A picture of a building on Northeastern's Boston campus surrounded by fall leaves.

Interaction Lab takes on Depp v. Heard trial in discourse analysis research

When someone thinks of research, they may think of traditional lab work. When it comes to linguistics, research can take many different shapes.

Linguistics is the study of language and how language is structured. Research that studies phenomena as small as sound formation and as large as fieldwork to better understand the structure of a certain language can all be classified as linguistics research.

Northeastern University’s newest linguistics research group is the Interaction Lab (InLab). Aisulu Kulbayeva (Raspayeva), professor of linguistics, officially formed the lab in the spring of 2022 when a few students in her Intro to Language and Linguistics class expressed interest in the framework of discourse analysis. Discourse analysis had been introduced during the class, but these students wanted to delve deeper into exploring this linguistic approach. Now, the lab has grown to include Dr. Kulbayeva (Raspayeva) and five linguistics students: Luz Johnson, Margaret Morgan, Sasha Bhatia, Brooke Stark, and Northeastern alumna Hannah Lee. In November, they were accepted to the 2024 American Association for Applied Linguistics (AAAL) Conference.

Discourse analysis, the focus of the lab, is a form of linguistic research that investigates the structure of language that is more than one sentence long. This analysis considers the sociolinguistic context of the language. The Interaction Lab uses this framework to analyze two types of discourse: legal discourse and family discourse. However, their current project involves legal discourse.

“For discourse analysis, particularly in interactional sociolinguistics in which I’m trained, we usually work with naturally occurring data,” says Dr. Kulbayeva (Raspayeva).

Last year, the Depp v. Heard trial gained notoriety due to its public nature. Every moment of the trial was televised, which made it an optimal trial to conduct linguistics research with.

“For InLab, I needed some kind of readily available data, and therefore social media came in very handy. We decided that this hearing would be a good topic since we had all the recordings and it was a global phenomenon,” says Dr. Kulbayeva (Raspayeva). 

During weekly virtual lab meetings, the group discussed readings and watched the videos of the trial before deciding which aspect of it they wanted to study. As they learned more about linguistics and examined the trial, the members of the lab chose which linguistic phenomenon they wanted to study in the context of the trial.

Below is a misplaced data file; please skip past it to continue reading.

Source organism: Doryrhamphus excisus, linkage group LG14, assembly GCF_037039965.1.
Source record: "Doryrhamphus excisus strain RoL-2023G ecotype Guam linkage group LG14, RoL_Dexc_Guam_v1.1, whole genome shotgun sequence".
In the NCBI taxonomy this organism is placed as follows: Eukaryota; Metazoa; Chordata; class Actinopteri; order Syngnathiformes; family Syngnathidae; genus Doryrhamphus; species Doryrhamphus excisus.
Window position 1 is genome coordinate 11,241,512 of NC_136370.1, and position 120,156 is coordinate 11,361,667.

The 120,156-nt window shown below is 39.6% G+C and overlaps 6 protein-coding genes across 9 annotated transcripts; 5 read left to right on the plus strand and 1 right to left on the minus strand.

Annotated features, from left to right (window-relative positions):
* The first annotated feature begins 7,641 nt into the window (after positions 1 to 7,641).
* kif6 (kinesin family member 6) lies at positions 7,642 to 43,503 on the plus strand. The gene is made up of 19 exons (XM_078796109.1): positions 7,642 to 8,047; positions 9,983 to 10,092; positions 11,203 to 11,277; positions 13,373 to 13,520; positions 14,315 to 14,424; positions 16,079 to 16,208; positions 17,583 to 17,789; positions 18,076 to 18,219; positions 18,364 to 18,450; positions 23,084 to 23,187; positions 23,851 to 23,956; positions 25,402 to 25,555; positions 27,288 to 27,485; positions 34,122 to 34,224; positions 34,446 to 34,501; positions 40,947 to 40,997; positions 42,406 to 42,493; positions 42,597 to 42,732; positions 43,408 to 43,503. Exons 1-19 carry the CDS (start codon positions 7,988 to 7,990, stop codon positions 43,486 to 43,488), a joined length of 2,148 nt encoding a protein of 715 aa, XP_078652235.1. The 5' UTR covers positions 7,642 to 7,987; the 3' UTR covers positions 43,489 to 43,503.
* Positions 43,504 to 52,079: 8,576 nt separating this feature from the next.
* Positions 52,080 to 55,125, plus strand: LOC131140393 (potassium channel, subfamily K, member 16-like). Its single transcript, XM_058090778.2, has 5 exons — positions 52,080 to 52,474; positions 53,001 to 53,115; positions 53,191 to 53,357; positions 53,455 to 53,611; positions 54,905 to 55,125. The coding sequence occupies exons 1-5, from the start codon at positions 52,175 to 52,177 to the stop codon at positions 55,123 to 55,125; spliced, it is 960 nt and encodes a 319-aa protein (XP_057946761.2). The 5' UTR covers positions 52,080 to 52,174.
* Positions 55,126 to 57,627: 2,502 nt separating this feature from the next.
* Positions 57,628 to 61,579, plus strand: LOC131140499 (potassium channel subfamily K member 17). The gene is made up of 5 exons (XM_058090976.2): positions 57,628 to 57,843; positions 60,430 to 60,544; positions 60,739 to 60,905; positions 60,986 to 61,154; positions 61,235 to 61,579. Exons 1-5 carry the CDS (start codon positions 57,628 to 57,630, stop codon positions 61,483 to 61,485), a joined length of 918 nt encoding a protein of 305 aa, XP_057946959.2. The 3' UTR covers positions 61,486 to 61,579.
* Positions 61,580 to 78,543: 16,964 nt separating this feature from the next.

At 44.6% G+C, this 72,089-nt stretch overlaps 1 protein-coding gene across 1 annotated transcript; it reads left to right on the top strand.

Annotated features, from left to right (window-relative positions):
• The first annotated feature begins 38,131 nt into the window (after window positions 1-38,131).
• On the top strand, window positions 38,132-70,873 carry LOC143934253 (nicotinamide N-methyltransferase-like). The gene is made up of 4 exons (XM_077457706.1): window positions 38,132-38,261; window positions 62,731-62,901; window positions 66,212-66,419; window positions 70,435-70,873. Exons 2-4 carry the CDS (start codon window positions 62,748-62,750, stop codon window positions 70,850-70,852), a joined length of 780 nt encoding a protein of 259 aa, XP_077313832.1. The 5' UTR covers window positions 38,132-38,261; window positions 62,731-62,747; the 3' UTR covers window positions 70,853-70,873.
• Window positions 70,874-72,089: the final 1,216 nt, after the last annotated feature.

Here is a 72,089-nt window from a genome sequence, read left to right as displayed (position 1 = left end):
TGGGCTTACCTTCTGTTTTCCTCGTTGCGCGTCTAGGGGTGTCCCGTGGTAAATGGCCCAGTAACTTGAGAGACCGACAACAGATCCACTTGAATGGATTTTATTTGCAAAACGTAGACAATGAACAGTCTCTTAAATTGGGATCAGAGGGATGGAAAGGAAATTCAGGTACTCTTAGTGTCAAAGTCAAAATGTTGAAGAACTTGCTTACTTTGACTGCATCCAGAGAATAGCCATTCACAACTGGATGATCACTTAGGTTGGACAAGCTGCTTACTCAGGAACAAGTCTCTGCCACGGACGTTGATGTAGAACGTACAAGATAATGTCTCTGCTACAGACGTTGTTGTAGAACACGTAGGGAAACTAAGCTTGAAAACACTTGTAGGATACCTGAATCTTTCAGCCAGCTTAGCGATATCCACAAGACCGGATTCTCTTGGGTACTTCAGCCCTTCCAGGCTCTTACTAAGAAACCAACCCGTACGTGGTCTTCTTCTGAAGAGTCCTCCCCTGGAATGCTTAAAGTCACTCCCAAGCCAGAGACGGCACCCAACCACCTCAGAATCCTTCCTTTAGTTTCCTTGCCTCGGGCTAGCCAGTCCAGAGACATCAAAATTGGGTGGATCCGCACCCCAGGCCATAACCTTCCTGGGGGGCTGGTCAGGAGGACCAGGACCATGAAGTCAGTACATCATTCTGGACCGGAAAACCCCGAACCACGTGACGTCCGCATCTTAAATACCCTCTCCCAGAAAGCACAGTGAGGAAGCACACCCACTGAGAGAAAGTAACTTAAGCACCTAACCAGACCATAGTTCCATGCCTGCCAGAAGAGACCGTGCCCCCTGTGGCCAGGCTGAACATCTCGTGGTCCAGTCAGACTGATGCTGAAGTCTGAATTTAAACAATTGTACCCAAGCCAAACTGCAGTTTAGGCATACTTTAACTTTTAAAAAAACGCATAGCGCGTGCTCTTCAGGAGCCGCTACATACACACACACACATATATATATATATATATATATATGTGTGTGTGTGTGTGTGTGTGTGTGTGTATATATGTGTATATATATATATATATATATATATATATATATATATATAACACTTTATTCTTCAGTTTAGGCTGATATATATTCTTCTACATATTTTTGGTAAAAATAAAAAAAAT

“My specific research is on how the lawyers used certain types of questions to introduce certain topics to the jury. Even if the questions are objected to or if they’re struck from the record, those certain lines of thinking are introduced to the jury. That works towards creating a certain narrative either for the client or against the witness,” says Sasha Bhatia, one of the undergraduate researchers who is a part of the lab.

Some of the other topics the researchers are studying include questions in the testimonies of experts, objections, how lawyers construct an identity for their clients by creating a narrative, and how lawyers reflect differently on the same physical and mental abuse during opening and closing statements.

To conduct this research, the students that are a part of the lab rewatch the videos from the trial and take notes. These notes are usually organized into an Excel sheet, and the result of this process is called a coding schema. In Bhatia’s case, she takes note of the different types of questions asked and sorts them into categories. For example, she notes instances of yes/no questions, who/what/when/where questions, and more. She records the exact wording, who asked the question, and when the question was asked. In the end, she had a spreadsheet that she could pull numerical data from.

“As I learn and read more, more things become clear about what I had noticed that didn’t really make sense to me in an academic sense at first. Now, I can attach frameworks to instances in which certain question types are used,” says Bhatia.

Both Dr. Kulbayeva (Raspayeva) and the undergraduates have noticed the academic and personal growth they went through as they learned more about linguistics and the Depp v. Heard trial during their participation in the Interaction Lab. Their ability to synthesize and articulate complex information is a very important skill when it comes to research, and all the members of the InLab have experienced improvement in that area. Additionally, the subject matter of the trial hits close to home for many of the researchers because they are all women. The trial’s prevalence in popular culture effected how domestic violence towards women is viewed, especially in very public and complex situations. The members of InLab have developed a more robust vocabulary and a data-backed approach that they can use while speaking about the trial.

“It’s more than just your emotions about it, you can back it up with science,” says Bhatia. 

The Interaction Lab is a glowing example of what can happen when students’ interest in academic research is encouraged. Dr. Kulbayeva (Raspayeva) started the lab because she saw her students’ passion for linguistics and desire to interact with the field of study in a way that goes above and beyond what is taught in the classroom.

“Northeastern attracts very, very talented young people, and I think there should be more spaces for them to learn about research and for them to try to do research in a manner which frees them from the pressure of doing it for the sake of grades,” says Dr. Kulbayeva (Raspayeva).

We can’t wait to hear about the Interaction Lab’s success at AAAL 2024 after it takes place in March!